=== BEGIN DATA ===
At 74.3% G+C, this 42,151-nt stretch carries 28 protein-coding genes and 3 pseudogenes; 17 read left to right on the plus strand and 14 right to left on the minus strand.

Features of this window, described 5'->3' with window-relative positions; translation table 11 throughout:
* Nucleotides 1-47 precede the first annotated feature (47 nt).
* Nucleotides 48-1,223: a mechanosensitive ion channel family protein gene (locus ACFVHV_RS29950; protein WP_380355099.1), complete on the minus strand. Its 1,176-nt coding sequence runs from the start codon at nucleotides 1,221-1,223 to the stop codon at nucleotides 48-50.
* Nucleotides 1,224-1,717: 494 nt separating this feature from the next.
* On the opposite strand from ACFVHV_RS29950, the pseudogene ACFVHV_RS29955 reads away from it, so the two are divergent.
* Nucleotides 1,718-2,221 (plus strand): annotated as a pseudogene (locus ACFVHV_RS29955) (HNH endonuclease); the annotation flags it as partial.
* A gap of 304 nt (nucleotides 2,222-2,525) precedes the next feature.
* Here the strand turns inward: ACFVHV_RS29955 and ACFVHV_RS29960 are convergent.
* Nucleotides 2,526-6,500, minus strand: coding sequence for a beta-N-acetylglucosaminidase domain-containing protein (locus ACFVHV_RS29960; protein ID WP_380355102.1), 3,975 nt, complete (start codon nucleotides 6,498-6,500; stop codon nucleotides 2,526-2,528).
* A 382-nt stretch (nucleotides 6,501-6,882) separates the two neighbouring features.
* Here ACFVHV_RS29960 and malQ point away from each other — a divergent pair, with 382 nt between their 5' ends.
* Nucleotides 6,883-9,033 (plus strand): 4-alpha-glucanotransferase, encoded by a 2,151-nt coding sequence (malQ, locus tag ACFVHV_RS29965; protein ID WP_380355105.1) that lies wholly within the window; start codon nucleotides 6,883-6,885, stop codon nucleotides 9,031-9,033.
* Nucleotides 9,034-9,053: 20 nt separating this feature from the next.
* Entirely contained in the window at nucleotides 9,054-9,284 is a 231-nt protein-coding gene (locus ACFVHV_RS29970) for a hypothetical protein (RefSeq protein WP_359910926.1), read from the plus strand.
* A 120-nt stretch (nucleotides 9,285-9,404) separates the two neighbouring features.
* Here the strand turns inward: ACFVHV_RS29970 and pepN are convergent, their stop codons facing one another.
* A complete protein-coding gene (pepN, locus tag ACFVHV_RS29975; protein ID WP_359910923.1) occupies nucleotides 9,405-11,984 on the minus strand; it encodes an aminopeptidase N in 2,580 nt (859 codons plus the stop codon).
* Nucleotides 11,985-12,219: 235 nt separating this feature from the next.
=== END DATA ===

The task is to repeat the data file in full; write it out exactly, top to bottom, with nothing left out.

At 74.3% G+C, this 42,151-nt stretch carries 28 protein-coding genes and 3 pseudogenes; 17 read left to right on the plus strand and 14 right to left on the minus strand.

Features of this window, described 5'->3' with window-relative positions; translation table 11 throughout:
* Nucleotides 1-47 precede the first annotated feature (47 nt).
* Nucleotides 48-1,223: a mechanosensitive ion channel family protein gene (locus ACFVHV_RS29950; protein WP_380355099.1), complete on the minus strand. Its 1,176-nt coding sequence runs from the start codon at nucleotides 1,221-1,223 to the stop codon at nucleotides 48-50.
* Nucleotides 1,224-1,717: 494 nt separating this feature from the next.
* On the opposite strand from ACFVHV_RS29950, the pseudogene ACFVHV_RS29955 reads away from it, so the two are divergent.
* Nucleotides 1,718-2,221 (plus strand): annotated as a pseudogene (locus ACFVHV_RS29955) (HNH endonuclease); the annotation flags it as partial.
* A gap of 304 nt (nucleotides 2,222-2,525) precedes the next feature.
* Here the strand turns inward: ACFVHV_RS29955 and ACFVHV_RS29960 are convergent.
* Nucleotides 2,526-6,500, minus strand: coding sequence for a beta-N-acetylglucosaminidase domain-containing protein (locus ACFVHV_RS29960; protein ID WP_380355102.1), 3,975 nt, complete (start codon nucleotides 6,498-6,500; stop codon nucleotides 2,526-2,528).
* A 382-nt stretch (nucleotides 6,501-6,882) separates the two neighbouring features.
* Here ACFVHV_RS29960 and malQ point away from each other — a divergent pair, with 382 nt between their 5' ends.
* Nucleotides 6,883-9,033 (plus strand): 4-alpha-glucanotransferase, encoded by a 2,151-nt coding sequence (malQ, locus tag ACFVHV_RS29965; protein ID WP_380355105.1) that lies wholly within the window; start codon nucleotides 6,883-6,885, stop codon nucleotides 9,031-9,033.
* Nucleotides 9,034-9,053: 20 nt separating this feature from the next.
* Entirely contained in the window at nucleotides 9,054-9,284 is a 231-nt protein-coding gene (locus ACFVHV_RS29970) for a hypothetical protein (RefSeq protein WP_359910926.1), read from the plus strand.
* A 120-nt stretch (nucleotides 9,285-9,404) separates the two neighbouring features.
* Here the strand turns inward: ACFVHV_RS29970 and pepN are convergent, their stop codons facing one another.
* A complete protein-coding gene (pepN, locus tag ACFVHV_RS29975; protein ID WP_359910923.1) occupies nucleotides 9,405-11,984 on the minus strand; it encodes an aminopeptidase N in 2,580 nt (859 codons plus the stop codon).
* Nucleotides 11,985-12,219: 235 nt separating this feature from the next.